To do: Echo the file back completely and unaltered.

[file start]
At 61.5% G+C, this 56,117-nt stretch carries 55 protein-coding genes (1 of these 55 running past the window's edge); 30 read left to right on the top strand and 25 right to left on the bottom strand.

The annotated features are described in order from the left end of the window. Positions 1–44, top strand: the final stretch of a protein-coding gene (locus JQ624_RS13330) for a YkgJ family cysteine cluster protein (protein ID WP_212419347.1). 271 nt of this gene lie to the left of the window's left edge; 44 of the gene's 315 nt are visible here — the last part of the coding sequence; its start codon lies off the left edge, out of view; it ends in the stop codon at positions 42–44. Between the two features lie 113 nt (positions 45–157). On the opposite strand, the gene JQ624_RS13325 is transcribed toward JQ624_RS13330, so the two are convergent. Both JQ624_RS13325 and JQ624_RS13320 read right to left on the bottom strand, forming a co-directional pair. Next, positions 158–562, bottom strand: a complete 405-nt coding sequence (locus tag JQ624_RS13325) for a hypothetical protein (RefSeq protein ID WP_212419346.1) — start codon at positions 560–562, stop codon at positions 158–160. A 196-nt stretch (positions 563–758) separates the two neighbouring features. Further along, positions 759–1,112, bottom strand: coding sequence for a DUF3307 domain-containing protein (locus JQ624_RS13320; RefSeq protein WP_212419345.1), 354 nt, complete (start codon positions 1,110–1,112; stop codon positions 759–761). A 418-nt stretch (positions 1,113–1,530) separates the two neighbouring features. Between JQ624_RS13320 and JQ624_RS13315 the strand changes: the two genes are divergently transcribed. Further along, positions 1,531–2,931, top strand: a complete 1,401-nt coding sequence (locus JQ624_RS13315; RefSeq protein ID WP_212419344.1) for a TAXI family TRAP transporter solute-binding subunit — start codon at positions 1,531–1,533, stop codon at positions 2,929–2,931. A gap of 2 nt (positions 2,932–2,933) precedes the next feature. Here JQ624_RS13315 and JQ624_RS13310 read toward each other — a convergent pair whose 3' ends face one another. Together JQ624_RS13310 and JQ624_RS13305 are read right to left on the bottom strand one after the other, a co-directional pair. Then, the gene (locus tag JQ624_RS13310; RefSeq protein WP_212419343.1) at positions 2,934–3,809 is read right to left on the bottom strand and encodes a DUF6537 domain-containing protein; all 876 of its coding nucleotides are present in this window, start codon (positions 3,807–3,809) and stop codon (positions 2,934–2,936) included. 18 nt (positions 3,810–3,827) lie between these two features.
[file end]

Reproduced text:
At 61.5% G+C, this 56,117-nt stretch carries 55 protein-coding genes (1 of these 55 running past the window's edge); 30 read left to right on the top strand and 25 right to left on the bottom strand.

The annotated features are described in order from the left end of the window. Positions 1–44, top strand: the final stretch of a protein-coding gene (locus JQ624_RS13330) for a YkgJ family cysteine cluster protein (protein ID WP_212419347.1). 271 nt of this gene lie to the left of the window's left edge; 44 of the gene's 315 nt are visible here — the last part of the coding sequence; its start codon lies off the left edge, out of view; it ends in the stop codon at positions 42–44. Between the two features lie 113 nt (positions 45–157). On the opposite strand, the gene JQ624_RS13325 is transcribed toward JQ624_RS13330, so the two are convergent. Both JQ624_RS13325 and JQ624_RS13320 read right to left on the bottom strand, forming a co-directional pair. Next, positions 158–562, bottom strand: a complete 405-nt coding sequence (locus tag JQ624_RS13325) for a hypothetical protein (RefSeq protein ID WP_212419346.1) — start codon at positions 560–562, stop codon at positions 158–160. A 196-nt stretch (positions 563–758) separates the two neighbouring features. Further along, positions 759–1,112, bottom strand: coding sequence for a DUF3307 domain-containing protein (locus JQ624_RS13320; RefSeq protein WP_212419345.1), 354 nt, complete (start codon positions 1,110–1,112; stop codon positions 759–761). A 418-nt stretch (positions 1,113–1,530) separates the two neighbouring features. Between JQ624_RS13320 and JQ624_RS13315 the strand changes: the two genes are divergently transcribed. Further along, positions 1,531–2,931, top strand: a complete 1,401-nt coding sequence (locus JQ624_RS13315; RefSeq protein ID WP_212419344.1) for a TAXI family TRAP transporter solute-binding subunit — start codon at positions 1,531–1,533, stop codon at positions 2,929–2,931. A gap of 2 nt (positions 2,932–2,933) precedes the next feature. Here JQ624_RS13315 and JQ624_RS13310 read toward each other — a convergent pair whose 3' ends face one another. Together JQ624_RS13310 and JQ624_RS13305 are read right to left on the bottom strand one after the other, a co-directional pair. Then, the gene (locus tag JQ624_RS13310; RefSeq protein WP_212419343.1) at positions 2,934–3,809 is read right to left on the bottom strand and encodes a DUF6537 domain-containing protein; all 876 of its coding nucleotides are present in this window, start codon (positions 3,807–3,809) and stop codon (positions 2,934–2,936) included. 18 nt (positions 3,810–3,827) lie between these two features.